* "Please press [1] if your enquiry is about a purchase you have already not made, press [2] if you want to talk about excuses why you haven't paid your bill, press [3] if you want to talk about the special offer in a newspaper, and if you haven't got a touch tone phone, press [4]! ... sorry, that option is not available ... we did not detect an input ... Press [1] to ..." (repeat) . Ask most people and they'll tell you this kind of thing is Very Annoying. But they might not be able to tell you why. I know why. Firstly, not everyone has a touch tone phone. But more notably, the options are not a complete set of things. The chances are that the caller wants to press None of the Above! To resolve this, it's best if the options are not a long list, and if there is an acceptable choice which is to refrain from pressing any pushbuttons on the phone. There was a time when OneTel had a phone pushbutton selecting system which was so unusable that it was best to just wait for about two minutes for the robot to fall through all its default choices and to repeat the whole lot however many times it was programmed to do and to eventually get to the point where you could get to talk to the human. But at least with OneTel the system was predictable and you didn't have to wait and listen to all the answering machine waffle to see if the click and intake of breath was a live human or not. This saved some energy.

The worst of these pushbutton select phone systems assume you have a touch-tone phone, assume you can only possibly want A, B, or C and no other possibilities, and if you don't conform they just repeat the message and then hang up. That's bad practice and will lose the company some business. The good systems have a brief set of time-saving shortcut options and if you don't choose to take them then you go on to wait a while and talk to a living person.

We sometimes joke about these badly designed call-waiting systems with tone-dial phone assumptions and bad option-choice menus as follows: "If you are an elephant, press 1. If you are a giraffe, press 2. To hear these options again, press 3".

Also, on the design of these press phone buttons to select systems, some of them allow the caller to press options before the recorded voice has finished speaking. This saves time. We already know that it's "regulated and controlled by the Financial Services Authority" (for example) and we don't need to hear the whole message played out slowly and deliberately.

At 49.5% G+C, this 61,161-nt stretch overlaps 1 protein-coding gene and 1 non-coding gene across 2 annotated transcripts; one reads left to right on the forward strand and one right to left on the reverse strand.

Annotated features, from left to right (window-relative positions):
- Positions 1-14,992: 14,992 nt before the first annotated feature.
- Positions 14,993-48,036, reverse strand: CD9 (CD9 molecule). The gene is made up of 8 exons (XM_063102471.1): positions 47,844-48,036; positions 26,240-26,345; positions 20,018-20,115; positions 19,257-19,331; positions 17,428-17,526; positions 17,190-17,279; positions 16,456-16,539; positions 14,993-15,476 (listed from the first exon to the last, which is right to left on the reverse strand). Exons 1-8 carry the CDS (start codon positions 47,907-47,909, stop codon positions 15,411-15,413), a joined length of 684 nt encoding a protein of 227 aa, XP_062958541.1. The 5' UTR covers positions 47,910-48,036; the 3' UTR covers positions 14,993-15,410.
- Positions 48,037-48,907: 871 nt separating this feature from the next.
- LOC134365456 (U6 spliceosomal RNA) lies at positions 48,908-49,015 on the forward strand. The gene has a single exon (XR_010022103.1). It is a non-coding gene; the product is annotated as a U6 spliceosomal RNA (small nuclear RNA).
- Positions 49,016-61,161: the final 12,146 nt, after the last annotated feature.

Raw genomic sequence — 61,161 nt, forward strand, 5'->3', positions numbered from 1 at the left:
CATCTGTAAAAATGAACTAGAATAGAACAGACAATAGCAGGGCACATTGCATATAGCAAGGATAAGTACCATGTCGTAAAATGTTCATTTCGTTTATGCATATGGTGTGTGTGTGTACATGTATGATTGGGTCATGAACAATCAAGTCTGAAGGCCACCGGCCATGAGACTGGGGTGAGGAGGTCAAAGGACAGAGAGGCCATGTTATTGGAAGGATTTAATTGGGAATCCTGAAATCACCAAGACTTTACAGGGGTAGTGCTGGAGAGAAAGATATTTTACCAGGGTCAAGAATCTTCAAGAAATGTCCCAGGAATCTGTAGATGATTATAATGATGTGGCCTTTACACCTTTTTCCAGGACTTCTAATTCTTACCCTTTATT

I almost forgot to mention, there is a small minority of companies where the very bad practice goes on where you are deliberately left waiting on the phone so the company can make money out of the call! This is thankfully rare, but you should be aware it has been known to happen. If it's an expensive 0870 number, or an 0871 number, and you've been waiting more than two minutes, you may consider what alternative options there might be, as in "voting with your feet"! Most companies aren't a monopoly and have competitors. Also, buying online is quite good!

The dirty trick of keeping you waiting can also be seen in what happens when closing time occurs and the people go home. Sometimes the phone system keeps everyone remaining waiting with "your call is important to us. please stay on the line" on a call which will not be answered until the next day! Watch out for this on expensive or premium rate numbers.

Special note to customers who might get upset waiting for the telephone to be answered: Even if the robots have annoyed you, don't be angry with the people who answer the phone. It's not their fault. They have a difficult job to do answering the phone, and they only work for the company. So don't blame them! (See how to complain).

It is the companies that are to blame, not the people who work for them. It is the height of bad manners putting advertising in the call-waiting system to a captive audience. Having a phone system badly designed is a clue that the company is itself badly designed and that it may go broke. Doesn't it make you wonder if some companies might save themselves from bankruptcy if they road-tested their own phone waiting systems?!

Also see how to stop annoying pop-ups, and what to do about spam email